There were some remarks that are common and were repeated in "Lion Stories" (June 26) that are simply no longer true since the hunting ban was implemented.
One was that mountain lions avoid people. In fact the Wildlife spokesman Hughan "suspects" mountain lions avoid areas where people live. Well they don't of course — why they are rarely seen is because they avoid being seen. I think people would be creeped out by the number of times they are being watched by lions when they have no idea the lion is there. As was Ms. Way when the lion revealed itself by snatching a cat.
And then there is that old chestnut about most attacks being carried out by sick, old or inexperienced lions as if that is a comfort to someone whose skull is being crunched — "at least he really didn't mean it personally."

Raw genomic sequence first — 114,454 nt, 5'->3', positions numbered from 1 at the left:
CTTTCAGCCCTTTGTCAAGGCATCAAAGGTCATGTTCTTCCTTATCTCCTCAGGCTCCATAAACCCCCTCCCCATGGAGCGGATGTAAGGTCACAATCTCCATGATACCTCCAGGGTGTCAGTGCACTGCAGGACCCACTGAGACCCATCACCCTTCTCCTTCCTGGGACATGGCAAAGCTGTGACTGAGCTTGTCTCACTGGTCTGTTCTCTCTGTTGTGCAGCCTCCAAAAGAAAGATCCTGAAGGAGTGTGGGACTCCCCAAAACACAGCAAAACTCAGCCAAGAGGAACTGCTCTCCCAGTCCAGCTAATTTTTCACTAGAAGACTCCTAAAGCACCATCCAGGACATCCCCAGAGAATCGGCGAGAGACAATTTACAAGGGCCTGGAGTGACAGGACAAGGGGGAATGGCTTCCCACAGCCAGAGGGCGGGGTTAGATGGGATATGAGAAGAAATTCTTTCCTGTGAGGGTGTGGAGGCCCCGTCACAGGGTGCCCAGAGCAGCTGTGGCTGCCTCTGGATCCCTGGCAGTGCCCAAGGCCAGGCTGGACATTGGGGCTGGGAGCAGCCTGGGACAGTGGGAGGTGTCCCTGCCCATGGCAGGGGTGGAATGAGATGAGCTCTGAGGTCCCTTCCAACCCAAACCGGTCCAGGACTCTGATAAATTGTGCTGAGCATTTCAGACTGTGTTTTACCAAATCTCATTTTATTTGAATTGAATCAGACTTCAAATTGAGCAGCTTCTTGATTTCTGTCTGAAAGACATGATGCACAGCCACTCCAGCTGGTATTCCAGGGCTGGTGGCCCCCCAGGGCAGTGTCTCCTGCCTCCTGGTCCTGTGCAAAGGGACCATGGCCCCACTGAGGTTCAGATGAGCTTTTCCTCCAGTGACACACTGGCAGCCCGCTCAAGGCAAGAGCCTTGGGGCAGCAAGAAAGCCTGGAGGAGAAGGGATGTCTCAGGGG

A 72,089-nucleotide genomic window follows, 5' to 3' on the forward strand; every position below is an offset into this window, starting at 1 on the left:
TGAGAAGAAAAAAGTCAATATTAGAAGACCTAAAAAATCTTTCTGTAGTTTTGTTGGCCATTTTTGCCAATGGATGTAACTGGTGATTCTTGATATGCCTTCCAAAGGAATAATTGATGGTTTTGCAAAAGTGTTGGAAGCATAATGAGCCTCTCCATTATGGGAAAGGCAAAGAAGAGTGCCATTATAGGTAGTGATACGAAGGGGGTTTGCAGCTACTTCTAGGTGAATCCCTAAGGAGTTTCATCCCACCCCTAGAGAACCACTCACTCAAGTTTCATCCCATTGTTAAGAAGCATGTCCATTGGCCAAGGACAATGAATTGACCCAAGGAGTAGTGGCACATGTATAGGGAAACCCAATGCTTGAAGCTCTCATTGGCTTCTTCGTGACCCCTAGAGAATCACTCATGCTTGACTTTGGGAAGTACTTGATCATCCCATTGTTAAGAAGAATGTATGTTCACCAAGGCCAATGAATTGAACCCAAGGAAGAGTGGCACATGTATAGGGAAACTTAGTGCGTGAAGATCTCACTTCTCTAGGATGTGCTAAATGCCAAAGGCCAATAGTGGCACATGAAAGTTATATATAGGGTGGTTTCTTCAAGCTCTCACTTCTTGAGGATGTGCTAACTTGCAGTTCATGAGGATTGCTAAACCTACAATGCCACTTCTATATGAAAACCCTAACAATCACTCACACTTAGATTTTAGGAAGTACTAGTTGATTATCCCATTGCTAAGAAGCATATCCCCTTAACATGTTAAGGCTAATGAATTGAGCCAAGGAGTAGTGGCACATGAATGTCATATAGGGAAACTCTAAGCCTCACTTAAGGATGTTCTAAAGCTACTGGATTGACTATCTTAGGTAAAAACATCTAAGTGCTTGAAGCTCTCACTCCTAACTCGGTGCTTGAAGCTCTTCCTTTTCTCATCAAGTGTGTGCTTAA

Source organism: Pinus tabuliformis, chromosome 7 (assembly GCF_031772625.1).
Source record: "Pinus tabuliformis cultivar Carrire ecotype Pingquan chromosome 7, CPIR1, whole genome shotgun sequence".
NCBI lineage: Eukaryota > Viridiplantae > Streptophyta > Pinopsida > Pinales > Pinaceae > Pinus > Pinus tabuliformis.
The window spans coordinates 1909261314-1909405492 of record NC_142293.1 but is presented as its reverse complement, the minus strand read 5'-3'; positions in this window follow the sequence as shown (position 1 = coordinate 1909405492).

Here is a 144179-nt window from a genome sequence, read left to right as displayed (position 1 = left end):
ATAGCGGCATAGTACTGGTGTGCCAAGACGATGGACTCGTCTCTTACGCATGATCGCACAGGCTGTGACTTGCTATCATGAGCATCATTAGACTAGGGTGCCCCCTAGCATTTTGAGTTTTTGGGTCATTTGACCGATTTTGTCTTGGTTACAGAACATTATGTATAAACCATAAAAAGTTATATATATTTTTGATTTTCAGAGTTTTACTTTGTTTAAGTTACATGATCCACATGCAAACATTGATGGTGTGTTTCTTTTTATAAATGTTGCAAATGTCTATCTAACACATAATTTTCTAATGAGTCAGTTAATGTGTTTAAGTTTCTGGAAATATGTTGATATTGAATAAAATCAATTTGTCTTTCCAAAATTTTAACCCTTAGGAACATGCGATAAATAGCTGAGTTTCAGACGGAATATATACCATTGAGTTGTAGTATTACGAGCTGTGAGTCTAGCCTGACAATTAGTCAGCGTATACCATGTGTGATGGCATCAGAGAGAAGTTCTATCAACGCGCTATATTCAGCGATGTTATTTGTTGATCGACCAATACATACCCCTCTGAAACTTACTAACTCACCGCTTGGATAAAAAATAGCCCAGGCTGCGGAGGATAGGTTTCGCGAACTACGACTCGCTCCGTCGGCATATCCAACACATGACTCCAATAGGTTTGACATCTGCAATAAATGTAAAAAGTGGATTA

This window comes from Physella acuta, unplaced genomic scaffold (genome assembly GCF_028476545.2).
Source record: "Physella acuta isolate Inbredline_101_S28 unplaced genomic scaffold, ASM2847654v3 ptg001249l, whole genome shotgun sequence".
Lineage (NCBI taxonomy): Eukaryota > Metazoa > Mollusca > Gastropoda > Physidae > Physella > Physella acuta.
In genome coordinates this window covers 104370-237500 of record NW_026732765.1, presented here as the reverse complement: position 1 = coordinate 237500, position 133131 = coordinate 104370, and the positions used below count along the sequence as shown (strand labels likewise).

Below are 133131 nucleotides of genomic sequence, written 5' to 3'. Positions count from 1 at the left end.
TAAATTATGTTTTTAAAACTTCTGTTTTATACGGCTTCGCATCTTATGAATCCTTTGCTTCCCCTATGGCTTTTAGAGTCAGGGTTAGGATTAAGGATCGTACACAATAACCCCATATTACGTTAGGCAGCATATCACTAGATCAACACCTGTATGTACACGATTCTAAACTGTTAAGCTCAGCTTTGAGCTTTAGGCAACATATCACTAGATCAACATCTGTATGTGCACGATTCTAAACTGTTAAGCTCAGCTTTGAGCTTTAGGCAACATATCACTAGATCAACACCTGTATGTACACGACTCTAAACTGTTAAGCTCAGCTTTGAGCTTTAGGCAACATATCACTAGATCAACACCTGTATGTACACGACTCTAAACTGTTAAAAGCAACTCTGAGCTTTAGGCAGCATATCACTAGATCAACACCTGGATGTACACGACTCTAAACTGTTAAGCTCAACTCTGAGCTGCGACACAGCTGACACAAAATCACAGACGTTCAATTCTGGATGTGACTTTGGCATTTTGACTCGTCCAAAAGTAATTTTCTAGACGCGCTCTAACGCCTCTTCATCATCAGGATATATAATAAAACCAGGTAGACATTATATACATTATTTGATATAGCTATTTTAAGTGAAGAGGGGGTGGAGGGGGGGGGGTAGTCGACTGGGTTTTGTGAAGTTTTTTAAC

I agree that mountain lions don't seem to travel up roads but they certainly cross them. That was the way I saw my first mountain lion up close. He crossed the road in front of my car. But they do use deer trails routinely. If you see a tunnel in the brush that deer have used, then a mountain lion probably has that marked in its mind as a place to ambush dinner.
I do agree with Ms. Crandell that dogs do more damage to livestock but that is a fact changing gradually with the increase in mountain lion population causing much more contact with livestock.
Priscilla Neher, Eureka